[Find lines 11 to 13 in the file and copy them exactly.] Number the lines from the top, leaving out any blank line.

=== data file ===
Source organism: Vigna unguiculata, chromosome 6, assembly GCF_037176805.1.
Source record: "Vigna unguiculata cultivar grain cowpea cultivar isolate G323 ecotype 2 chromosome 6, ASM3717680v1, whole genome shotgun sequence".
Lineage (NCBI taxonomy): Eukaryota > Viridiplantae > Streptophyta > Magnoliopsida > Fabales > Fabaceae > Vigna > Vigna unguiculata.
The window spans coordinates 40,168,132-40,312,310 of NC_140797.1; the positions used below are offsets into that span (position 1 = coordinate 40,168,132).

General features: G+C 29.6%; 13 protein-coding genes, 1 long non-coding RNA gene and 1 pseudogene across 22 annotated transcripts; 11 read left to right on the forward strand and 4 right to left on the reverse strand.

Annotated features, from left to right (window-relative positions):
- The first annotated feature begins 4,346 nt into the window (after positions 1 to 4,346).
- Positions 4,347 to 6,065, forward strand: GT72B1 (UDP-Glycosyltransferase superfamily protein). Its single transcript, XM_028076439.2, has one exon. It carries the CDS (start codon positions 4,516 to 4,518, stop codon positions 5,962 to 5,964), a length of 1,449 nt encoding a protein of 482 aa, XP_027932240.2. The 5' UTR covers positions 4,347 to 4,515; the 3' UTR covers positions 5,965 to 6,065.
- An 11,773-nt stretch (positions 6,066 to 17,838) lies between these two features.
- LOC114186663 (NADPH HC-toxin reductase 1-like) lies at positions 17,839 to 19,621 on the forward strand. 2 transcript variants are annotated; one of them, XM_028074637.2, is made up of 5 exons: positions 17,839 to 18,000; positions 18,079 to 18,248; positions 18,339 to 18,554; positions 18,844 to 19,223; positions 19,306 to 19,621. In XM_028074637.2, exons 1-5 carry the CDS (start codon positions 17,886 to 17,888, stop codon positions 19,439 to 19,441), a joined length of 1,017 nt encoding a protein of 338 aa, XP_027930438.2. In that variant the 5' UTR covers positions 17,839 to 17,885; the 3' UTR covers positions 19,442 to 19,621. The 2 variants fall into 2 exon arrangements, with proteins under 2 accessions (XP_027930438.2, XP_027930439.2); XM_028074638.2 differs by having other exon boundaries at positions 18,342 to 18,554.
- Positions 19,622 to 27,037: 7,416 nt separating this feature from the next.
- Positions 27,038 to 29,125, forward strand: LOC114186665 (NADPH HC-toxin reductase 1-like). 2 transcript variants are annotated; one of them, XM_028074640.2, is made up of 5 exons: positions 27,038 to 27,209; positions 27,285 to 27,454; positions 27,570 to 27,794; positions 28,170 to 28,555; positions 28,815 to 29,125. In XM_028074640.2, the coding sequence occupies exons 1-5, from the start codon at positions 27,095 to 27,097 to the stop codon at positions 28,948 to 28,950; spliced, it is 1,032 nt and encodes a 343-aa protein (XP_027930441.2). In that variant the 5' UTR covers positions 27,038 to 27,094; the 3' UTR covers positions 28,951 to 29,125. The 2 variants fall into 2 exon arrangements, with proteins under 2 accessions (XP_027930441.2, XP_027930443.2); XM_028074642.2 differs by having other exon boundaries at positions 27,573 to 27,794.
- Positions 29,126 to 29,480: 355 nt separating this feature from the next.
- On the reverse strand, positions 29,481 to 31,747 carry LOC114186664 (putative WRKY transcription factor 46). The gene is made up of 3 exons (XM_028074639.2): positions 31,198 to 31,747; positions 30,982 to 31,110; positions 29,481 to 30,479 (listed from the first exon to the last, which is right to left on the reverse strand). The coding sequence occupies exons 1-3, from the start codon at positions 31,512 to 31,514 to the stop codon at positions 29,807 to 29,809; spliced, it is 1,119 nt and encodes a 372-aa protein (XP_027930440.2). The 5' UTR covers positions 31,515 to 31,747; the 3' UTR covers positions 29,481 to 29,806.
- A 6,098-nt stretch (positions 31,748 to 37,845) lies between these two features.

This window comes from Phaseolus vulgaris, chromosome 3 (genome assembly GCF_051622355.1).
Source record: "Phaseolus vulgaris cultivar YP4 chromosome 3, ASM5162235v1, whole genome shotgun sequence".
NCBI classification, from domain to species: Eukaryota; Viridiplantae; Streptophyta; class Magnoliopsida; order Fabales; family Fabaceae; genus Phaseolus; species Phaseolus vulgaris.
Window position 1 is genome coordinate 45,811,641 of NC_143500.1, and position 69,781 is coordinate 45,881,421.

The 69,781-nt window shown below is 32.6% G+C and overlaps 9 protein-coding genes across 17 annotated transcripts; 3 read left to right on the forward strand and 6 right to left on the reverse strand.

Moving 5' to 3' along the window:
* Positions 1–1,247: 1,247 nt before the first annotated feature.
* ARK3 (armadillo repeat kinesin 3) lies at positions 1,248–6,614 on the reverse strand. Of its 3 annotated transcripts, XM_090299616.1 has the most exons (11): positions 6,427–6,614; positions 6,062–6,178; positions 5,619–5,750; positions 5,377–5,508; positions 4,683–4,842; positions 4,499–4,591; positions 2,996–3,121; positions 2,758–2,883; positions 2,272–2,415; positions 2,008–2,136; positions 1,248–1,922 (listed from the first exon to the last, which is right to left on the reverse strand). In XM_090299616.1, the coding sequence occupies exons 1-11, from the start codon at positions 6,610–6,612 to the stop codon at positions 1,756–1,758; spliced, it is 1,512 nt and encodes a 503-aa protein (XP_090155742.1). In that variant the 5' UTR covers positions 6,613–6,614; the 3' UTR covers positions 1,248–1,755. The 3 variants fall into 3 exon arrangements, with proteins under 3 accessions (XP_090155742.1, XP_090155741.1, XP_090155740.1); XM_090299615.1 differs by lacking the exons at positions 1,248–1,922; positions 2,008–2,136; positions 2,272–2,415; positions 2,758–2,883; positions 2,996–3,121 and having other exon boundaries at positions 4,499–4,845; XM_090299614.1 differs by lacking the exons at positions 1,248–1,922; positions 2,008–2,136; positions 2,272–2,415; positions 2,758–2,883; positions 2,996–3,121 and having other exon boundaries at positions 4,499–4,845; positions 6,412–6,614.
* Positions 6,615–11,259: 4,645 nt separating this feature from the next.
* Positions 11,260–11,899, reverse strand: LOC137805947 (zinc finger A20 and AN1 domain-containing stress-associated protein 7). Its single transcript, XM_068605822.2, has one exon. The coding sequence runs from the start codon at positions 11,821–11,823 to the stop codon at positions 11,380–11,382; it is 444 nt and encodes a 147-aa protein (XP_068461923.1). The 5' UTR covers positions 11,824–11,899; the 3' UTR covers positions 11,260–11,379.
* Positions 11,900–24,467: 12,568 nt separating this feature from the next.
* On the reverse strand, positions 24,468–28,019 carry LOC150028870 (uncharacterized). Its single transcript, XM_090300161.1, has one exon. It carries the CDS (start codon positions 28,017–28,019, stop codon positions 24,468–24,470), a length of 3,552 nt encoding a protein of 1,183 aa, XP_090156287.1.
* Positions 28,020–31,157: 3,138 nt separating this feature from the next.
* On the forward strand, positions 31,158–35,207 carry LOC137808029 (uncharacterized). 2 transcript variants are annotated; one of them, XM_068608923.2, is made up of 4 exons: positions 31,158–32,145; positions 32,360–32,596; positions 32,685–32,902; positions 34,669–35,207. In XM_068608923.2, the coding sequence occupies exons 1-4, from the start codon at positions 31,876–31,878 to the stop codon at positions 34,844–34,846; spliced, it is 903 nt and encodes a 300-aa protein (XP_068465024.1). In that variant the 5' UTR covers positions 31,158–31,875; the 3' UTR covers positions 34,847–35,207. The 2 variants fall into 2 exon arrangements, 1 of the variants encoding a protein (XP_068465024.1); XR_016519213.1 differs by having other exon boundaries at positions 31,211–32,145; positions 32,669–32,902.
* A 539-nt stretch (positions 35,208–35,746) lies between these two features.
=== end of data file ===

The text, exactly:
- Positions 19,622 to 27,037: 7,416 nt separating this feature from the next.
- Positions 27,038 to 29,125, forward strand: LOC114186665 (NADPH HC-toxin reductase 1-like). 2 transcript variants are annotated; one of them, XM_028074640.2, is made up of 5 exons: positions 27,038 to 27,209; positions 27,285 to 27,454; positions 27,570 to 27,794; positions 28,170 to 28,555; positions 28,815 to 29,125. In XM_028074640.2, the coding sequence occupies exons 1-5, from the start codon at positions 27,095 to 27,097 to the stop codon at positions 28,948 to 28,950; spliced, it is 1,032 nt and encodes a 343-aa protein (XP_027930441.2). In that variant the 5' UTR covers positions 27,038 to 27,094; the 3' UTR covers positions 28,951 to 29,125. The 2 variants fall into 2 exon arrangements, with proteins under 2 accessions (XP_027930441.2, XP_027930443.2); XM_028074642.2 differs by having other exon boundaries at positions 27,573 to 27,794.
- Positions 29,126 to 29,480: 355 nt separating this feature from the next.